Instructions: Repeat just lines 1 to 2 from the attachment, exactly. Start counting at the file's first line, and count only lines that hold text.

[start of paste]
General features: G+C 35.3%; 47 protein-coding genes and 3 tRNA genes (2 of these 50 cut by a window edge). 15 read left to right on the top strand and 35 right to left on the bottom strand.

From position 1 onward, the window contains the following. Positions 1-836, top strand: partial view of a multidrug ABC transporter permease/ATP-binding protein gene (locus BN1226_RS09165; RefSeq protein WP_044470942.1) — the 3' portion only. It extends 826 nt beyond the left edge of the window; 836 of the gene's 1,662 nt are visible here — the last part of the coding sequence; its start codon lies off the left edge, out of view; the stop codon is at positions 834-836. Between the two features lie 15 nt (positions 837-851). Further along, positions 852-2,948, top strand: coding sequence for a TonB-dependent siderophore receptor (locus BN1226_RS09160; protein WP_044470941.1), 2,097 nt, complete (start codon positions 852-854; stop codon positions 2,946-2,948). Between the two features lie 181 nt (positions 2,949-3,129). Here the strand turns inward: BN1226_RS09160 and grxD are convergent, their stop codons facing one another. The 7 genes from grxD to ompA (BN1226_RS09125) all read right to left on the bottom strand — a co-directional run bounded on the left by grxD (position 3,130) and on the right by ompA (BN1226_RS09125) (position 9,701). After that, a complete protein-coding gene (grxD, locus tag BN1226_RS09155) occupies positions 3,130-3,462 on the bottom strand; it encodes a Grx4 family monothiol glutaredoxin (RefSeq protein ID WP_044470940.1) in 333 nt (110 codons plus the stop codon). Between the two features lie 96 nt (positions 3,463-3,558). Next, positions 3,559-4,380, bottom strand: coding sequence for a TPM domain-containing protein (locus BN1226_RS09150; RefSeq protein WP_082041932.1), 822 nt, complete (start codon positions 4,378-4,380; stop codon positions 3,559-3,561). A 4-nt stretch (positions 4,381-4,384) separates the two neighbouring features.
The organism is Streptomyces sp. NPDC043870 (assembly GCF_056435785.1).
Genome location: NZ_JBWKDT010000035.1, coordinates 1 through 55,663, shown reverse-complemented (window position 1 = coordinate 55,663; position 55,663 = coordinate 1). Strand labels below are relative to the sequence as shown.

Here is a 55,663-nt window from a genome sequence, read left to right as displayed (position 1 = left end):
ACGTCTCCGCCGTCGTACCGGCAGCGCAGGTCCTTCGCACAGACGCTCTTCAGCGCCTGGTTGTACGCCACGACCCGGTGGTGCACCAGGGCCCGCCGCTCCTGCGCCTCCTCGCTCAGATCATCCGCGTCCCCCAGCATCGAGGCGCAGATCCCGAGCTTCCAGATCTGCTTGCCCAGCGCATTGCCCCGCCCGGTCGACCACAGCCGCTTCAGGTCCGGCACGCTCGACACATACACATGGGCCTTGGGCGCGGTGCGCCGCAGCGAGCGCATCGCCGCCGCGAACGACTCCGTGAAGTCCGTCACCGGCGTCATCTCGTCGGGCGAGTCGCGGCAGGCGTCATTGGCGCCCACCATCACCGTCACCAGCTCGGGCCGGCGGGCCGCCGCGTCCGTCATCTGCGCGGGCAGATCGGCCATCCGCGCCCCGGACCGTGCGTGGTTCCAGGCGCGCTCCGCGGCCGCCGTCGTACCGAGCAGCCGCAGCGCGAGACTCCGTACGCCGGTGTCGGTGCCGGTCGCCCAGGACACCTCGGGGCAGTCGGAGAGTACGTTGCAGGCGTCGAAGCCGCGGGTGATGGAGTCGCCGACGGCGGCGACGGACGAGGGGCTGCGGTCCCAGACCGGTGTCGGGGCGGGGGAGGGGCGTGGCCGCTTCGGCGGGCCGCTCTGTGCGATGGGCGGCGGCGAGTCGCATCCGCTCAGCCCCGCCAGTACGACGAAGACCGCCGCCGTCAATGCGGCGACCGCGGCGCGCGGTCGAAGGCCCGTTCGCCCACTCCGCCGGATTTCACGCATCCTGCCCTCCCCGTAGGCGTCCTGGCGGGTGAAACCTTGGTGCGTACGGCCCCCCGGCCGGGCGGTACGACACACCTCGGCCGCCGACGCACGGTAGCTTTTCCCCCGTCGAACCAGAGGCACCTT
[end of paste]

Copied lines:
General features: G+C 35.3%; 47 protein-coding genes and 3 tRNA genes (2 of these 50 cut by a window edge). 15 read left to right on the top strand and 35 right to left on the bottom strand.

From position 1 onward, the window contains the following. Positions 1-836, top strand: partial view of a multidrug ABC transporter permease/ATP-binding protein gene (locus BN1226_RS09165; RefSeq protein WP_044470942.1) — the 3' portion only. It extends 826 nt beyond the left edge of the window; 836 of the gene's 1,662 nt are visible here — the last part of the coding sequence; its start codon lies off the left edge, out of view; the stop codon is at positions 834-836. Between the two features lie 15 nt (positions 837-851). Further along, positions 852-2,948, top strand: coding sequence for a TonB-dependent siderophore receptor (locus BN1226_RS09160; protein WP_044470941.1), 2,097 nt, complete (start codon positions 852-854; stop codon positions 2,946-2,948). Between the two features lie 181 nt (positions 2,949-3,129). Here the strand turns inward: BN1226_RS09160 and grxD are convergent, their stop codons facing one another. The 7 genes from grxD to ompA (BN1226_RS09125) all read right to left on the bottom strand — a co-directional run bounded on the left by grxD (position 3,130) and on the right by ompA (BN1226_RS09125) (position 9,701). After that, a complete protein-coding gene (grxD, locus tag BN1226_RS09155) occupies positions 3,130-3,462 on the bottom strand; it encodes a Grx4 family monothiol glutaredoxin (RefSeq protein ID WP_044470940.1) in 333 nt (110 codons plus the stop codon). Between the two features lie 96 nt (positions 3,463-3,558). Next, positions 3,559-4,380, bottom strand: coding sequence for a TPM domain-containing protein (locus BN1226_RS09150; RefSeq protein WP_082041932.1), 822 nt, complete (start codon positions 4,378-4,380; stop codon positions 3,559-3,561). A 4-nt stretch (positions 4,381-4,384) separates the two neighbouring features.